13. ^ a b L'Europe à la veille de la guerre by Nicolas Notovitch Paris A. Savine, 1890
  14. ^ Simon J. Joseph, "Jesus in India?" Journal of the American Academy of Religion Volume 80, Issue 1 pp. 161-199 "Max Müller suggested that either the Hemis monks had deceived Notovitch or that Notovitch himself was the author of these passages"
  15. ^ Friedrich M. Mueller, Last Essays, 1901. (republished in Jun 1973). ISBN 0404114393. Page 181: "it is pleasanter to believe that Buddhist monks can at times be wags, than that M. Notovitch is a rogue."
  16. ^ a b Bradley Malkovsky, "Some Recent Developments in Hindu Understandings of Jesus" in the Journal of Hindu-Christian Studies (2010) Vol. 23, Article 5.:"Müller then wrote to the chief lama st Hemis and received the reply that no Westerner had visited there in the past fifteen years nor was the monastery in possession of any documents having to do with the story Notovitch had made public in his famous book" ... "J. Archibald Douglas took it upon himself to make the journey to the Hemis monistry to conduct a personal interview with the same head monk with whom Meuller had corresponded. What Douglas learned there completely concurred with what Mueller had learned: Notovitch had never been there."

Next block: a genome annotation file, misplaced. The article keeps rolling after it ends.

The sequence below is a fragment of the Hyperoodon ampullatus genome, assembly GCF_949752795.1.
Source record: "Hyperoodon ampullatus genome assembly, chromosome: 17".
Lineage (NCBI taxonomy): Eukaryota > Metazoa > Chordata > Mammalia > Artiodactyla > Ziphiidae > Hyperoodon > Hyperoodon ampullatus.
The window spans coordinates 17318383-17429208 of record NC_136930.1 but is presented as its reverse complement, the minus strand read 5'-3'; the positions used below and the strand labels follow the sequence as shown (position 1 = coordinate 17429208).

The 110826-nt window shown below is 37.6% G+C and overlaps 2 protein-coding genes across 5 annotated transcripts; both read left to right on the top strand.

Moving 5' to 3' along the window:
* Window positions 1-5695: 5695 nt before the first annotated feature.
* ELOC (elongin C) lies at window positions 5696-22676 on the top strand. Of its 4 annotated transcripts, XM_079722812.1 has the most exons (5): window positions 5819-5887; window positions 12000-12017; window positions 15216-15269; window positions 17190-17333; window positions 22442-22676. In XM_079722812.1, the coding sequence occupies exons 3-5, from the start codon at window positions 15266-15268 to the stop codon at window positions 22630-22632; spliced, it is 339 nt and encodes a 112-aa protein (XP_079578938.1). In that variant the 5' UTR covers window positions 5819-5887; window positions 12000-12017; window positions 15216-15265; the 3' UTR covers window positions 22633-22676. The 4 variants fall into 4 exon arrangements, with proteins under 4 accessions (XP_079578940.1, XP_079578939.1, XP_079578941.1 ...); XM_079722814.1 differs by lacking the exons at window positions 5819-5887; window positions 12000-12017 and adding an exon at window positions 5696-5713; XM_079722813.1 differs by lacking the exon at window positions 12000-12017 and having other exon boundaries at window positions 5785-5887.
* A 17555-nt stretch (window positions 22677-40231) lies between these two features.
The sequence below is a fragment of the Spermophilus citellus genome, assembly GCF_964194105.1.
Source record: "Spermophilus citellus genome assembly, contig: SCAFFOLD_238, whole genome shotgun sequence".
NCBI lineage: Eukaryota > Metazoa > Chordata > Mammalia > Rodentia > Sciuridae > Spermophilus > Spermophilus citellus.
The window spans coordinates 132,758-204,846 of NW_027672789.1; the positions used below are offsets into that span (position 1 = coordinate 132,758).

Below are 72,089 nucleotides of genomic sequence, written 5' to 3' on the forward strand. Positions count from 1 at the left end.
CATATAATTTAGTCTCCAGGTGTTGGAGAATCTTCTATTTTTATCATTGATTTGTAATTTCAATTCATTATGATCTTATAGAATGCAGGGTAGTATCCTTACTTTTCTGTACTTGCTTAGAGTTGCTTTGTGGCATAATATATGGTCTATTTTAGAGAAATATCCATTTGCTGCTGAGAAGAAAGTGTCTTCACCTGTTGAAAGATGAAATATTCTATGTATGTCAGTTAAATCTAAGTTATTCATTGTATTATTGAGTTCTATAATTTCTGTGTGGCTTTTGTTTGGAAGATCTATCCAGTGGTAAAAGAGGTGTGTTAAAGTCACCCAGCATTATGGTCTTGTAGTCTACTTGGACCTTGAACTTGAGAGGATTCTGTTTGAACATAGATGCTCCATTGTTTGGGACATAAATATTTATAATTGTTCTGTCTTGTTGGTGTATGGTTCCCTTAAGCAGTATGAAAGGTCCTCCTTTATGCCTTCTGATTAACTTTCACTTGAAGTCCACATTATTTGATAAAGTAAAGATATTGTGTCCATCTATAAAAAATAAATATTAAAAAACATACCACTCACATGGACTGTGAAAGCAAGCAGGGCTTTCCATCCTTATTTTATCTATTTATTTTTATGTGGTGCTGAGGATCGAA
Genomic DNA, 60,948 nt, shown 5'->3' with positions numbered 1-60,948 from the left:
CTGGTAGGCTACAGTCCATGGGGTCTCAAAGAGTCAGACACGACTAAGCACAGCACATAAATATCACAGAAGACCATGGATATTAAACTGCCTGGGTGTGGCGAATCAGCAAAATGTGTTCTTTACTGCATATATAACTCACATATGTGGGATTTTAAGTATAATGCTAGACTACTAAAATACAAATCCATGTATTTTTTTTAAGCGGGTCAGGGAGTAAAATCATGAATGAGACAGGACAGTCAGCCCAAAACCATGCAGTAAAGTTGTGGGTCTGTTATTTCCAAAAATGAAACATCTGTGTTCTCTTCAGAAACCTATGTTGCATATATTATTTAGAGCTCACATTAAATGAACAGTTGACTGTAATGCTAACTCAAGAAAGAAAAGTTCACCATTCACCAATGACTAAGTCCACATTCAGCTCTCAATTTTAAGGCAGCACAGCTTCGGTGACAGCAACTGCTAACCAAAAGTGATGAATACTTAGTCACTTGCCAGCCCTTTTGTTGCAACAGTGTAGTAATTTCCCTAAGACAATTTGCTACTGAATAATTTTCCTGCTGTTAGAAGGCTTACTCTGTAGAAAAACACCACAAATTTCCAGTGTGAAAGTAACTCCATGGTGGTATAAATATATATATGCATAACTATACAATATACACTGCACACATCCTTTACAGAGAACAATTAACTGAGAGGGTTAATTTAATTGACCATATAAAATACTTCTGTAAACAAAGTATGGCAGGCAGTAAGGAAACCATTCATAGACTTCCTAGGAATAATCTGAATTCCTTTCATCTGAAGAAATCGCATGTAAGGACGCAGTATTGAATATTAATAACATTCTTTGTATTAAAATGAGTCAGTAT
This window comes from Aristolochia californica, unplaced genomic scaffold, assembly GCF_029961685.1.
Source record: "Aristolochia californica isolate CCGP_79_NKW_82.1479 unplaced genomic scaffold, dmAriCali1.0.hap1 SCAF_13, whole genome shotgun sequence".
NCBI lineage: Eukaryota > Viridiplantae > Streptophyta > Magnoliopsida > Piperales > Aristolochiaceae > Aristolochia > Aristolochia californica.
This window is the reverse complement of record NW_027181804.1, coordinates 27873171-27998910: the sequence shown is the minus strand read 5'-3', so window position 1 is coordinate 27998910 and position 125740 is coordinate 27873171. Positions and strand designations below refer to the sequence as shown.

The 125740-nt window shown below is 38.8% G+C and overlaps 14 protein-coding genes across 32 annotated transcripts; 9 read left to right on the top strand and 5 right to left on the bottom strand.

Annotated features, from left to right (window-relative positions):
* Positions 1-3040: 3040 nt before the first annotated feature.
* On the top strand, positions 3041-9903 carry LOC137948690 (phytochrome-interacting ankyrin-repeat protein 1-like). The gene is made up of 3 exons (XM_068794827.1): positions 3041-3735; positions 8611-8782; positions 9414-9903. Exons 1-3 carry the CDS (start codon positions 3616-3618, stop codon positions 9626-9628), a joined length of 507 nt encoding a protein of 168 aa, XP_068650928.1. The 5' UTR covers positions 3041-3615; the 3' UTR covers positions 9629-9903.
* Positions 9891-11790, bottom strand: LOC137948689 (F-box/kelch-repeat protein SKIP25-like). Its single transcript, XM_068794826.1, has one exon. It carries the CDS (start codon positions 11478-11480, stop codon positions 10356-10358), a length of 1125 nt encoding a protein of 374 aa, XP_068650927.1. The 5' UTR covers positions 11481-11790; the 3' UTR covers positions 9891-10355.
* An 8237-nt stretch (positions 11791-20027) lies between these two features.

17. ^ D. L. Snellgrove and T. Skorupski, The Cultural Heritage of Ladakh, p. 127, Prajna Press, 1977. ISBN 0-87773-700-2
  18. ^ Fida Hassnain. A Search for the Historical Jesus from Apocryphal, Buddhist, Islamic & Sanskrit Sources. Gateway Books, Bath, UK. 1994, p. 29.]]
  19. ^ The Heart of a Continent, a Narrative of Travels in Manchuria, Across the Gobi Desert, Through the Himalayas, the Pamirs, and Hunza (1884-1894), 1904, pp. 180-181.